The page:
Τετάρτη, 9 Μαρτίου 2011

Technological singularity

Technological singularity is described in a recent issue of Time magazine. I read the article because I was curious, but I was disappointed when I read the following paragraph:

Computers are getting faster. Everybody knows that. Also, computers are getting faster faster — that is, the rate at which they're getting faster is increasing.

True? True.

So if computers are getting so much faster, so incredibly fast, there might conceivably come a moment when they are capable of something comparable to human intelligence. Artificial intelligence. All that horsepower could be put in the service of emulating whatever it is our brains are doing when they create consciousness — not just doing arithmetic very quickly or composing piano music but also driving cars, writing books, making ethical decisions, appreciating fancy paintings, making witty observations at cocktail parties.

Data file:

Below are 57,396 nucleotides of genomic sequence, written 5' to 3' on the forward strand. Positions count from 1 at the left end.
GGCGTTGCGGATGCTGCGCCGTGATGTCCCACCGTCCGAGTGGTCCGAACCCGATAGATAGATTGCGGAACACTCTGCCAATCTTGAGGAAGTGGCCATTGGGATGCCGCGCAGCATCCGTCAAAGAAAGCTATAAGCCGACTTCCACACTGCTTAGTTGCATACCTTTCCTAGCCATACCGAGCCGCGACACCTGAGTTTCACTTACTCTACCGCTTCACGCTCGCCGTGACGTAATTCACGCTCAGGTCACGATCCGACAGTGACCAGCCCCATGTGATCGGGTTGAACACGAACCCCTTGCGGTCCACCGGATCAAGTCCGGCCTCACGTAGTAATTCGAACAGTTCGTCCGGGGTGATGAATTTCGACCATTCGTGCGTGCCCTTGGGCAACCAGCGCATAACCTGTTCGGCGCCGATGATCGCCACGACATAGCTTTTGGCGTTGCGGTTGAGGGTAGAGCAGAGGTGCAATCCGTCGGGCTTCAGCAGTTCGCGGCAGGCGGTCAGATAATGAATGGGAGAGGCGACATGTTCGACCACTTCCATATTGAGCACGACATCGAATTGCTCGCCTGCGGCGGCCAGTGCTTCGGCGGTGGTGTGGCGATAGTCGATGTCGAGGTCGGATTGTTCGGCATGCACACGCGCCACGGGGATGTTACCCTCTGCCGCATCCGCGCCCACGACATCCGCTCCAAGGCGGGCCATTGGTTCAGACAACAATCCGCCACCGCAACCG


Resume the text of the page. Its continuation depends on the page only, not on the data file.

The problem here is that somehow intelligence is equated with processing speed, when, for example, it is common knowledge that people perform arithmetic operations very slowly. Obviously, a superfast machine might help us settle some problems like Goldbach's conjecturem, but that is all. Human intelligence is something different and we have absolutely no idea who matter can become conscious…

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